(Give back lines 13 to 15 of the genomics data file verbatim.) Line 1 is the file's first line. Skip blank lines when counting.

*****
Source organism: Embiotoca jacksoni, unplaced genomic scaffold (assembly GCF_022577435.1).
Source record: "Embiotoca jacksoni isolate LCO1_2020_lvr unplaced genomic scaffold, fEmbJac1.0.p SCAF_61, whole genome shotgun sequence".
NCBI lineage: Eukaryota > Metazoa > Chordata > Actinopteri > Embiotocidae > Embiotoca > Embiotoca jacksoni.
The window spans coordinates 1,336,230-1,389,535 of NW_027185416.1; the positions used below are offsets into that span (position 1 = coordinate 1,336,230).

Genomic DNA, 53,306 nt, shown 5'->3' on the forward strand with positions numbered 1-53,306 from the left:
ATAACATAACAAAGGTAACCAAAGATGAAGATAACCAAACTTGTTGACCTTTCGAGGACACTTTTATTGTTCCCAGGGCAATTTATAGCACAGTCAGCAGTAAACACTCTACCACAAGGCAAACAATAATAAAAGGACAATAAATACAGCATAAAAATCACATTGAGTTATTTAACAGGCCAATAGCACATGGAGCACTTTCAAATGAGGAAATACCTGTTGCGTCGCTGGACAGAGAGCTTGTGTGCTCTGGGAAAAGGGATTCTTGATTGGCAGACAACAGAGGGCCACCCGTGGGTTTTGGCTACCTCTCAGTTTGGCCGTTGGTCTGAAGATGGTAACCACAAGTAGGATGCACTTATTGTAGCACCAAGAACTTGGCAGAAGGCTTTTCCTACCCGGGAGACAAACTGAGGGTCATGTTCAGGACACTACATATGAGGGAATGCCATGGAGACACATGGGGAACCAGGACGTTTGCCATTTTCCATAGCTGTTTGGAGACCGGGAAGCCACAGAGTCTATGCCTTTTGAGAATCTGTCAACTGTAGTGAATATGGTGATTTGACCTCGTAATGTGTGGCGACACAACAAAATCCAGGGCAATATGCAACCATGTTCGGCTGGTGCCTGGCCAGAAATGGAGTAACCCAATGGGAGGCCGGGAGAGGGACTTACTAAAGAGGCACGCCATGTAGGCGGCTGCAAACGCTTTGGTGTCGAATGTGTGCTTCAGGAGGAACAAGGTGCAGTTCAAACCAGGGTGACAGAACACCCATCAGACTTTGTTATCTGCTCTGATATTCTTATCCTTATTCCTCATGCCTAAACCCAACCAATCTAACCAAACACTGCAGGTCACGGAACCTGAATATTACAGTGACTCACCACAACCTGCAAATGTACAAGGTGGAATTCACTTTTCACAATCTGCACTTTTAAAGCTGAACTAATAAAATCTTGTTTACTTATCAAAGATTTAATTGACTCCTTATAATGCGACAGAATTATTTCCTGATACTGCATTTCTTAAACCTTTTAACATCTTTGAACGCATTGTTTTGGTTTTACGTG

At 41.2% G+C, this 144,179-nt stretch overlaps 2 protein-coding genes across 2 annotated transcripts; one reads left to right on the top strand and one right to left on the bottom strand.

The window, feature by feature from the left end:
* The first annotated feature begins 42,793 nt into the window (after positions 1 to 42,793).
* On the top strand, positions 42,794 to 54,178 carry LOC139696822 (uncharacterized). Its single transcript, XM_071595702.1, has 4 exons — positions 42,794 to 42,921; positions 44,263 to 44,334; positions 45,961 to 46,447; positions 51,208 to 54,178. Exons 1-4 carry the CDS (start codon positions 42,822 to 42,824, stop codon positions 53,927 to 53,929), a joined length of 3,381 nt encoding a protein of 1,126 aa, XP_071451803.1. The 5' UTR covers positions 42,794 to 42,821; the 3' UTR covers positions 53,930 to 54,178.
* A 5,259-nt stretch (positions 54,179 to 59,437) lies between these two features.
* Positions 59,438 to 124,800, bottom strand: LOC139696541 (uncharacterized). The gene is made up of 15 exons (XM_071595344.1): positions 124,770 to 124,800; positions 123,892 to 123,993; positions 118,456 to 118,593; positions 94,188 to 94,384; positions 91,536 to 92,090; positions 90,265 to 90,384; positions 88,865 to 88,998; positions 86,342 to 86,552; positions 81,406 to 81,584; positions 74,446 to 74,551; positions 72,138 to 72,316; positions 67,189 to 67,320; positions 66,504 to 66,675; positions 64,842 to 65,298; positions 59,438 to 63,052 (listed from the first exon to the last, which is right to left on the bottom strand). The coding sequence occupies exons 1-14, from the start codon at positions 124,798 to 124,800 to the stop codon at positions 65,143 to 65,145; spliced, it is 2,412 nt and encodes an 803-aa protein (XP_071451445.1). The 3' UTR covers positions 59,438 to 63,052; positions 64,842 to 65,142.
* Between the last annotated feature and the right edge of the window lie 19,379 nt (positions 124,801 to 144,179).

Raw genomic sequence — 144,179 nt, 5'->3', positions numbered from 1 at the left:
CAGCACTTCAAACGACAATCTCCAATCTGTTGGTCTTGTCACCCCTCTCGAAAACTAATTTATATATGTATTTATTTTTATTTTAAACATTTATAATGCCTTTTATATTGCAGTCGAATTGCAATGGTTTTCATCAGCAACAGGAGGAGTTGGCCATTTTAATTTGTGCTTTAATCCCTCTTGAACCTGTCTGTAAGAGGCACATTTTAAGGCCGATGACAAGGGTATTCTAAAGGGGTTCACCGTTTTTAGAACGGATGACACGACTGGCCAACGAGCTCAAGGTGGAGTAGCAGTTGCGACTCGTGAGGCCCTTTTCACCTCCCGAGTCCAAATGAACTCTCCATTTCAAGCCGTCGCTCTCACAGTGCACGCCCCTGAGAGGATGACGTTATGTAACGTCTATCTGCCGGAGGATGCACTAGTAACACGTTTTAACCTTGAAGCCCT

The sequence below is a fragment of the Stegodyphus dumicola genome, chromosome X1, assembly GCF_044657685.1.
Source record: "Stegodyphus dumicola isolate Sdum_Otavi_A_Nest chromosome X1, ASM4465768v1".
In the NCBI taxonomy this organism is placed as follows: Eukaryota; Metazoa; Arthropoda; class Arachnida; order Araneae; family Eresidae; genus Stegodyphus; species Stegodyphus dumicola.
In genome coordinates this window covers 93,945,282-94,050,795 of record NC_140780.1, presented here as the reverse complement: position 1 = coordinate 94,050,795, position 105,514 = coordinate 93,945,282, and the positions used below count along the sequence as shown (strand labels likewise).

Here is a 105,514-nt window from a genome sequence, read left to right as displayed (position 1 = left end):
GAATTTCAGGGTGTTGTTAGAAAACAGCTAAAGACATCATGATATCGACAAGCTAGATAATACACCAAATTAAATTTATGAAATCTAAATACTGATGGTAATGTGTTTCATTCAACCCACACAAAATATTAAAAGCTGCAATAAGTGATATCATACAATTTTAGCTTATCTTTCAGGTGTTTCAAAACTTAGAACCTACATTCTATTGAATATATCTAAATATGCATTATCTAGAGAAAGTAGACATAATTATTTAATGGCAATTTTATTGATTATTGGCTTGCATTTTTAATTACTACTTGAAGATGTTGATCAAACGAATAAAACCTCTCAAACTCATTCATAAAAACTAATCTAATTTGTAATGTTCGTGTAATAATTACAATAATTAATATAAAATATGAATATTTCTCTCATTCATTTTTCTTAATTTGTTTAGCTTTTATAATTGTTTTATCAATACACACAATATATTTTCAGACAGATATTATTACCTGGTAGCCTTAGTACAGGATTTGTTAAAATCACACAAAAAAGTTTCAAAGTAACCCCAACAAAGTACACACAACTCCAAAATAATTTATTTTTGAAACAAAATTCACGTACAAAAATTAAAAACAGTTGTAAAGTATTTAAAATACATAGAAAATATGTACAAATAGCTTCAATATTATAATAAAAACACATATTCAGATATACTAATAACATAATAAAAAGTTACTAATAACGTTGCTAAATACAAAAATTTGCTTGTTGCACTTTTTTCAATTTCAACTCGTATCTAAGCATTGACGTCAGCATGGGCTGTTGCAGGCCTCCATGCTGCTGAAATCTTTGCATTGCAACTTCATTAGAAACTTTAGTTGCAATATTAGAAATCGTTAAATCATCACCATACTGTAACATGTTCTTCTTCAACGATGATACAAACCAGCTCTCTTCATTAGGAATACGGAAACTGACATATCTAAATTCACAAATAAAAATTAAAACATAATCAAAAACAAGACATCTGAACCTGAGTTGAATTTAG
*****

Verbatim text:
* Between the last annotated feature and the right edge of the window lie 19,379 nt (positions 124,801 to 144,179).

Raw genomic sequence — 144,179 nt, 5'->3', positions numbered from 1 at the left:
CAGCACTTCAAACGACAATCTCCAATCTGTTGGTCTTGTCACCCCTCTCGAAAACTAATTTATATATGTATTTATTTTTATTTTAAACATTTATAATGCCTTTTATATTGCAGTCGAATTGCAATGGTTTTCATCAGCAACAGGAGGAGTTGGCCATTTTAATTTGTGCTTTAATCCCTCTTGAACCTGTCTGTAAGAGGCACATTTTAAGGCCGATGACAAGGGTATTCTAAAGGGGTTCACCGTTTTTAGAACGGATGACACGACTGGCCAACGAGCTCAAGGTGGAGTAGCAGTTGCGACTCGTGAGGCCCTTTTCACCTCCCGAGTCCAAATGAACTCTCCATTTCAAGCCGTCGCTCTCACAGTGCACGCCCCTGAGAGGATGACGTTATGTAACGTCTATCTGCCGGAGGATGCACTAGTAACACGTTTTAACCTTGAAGCCCT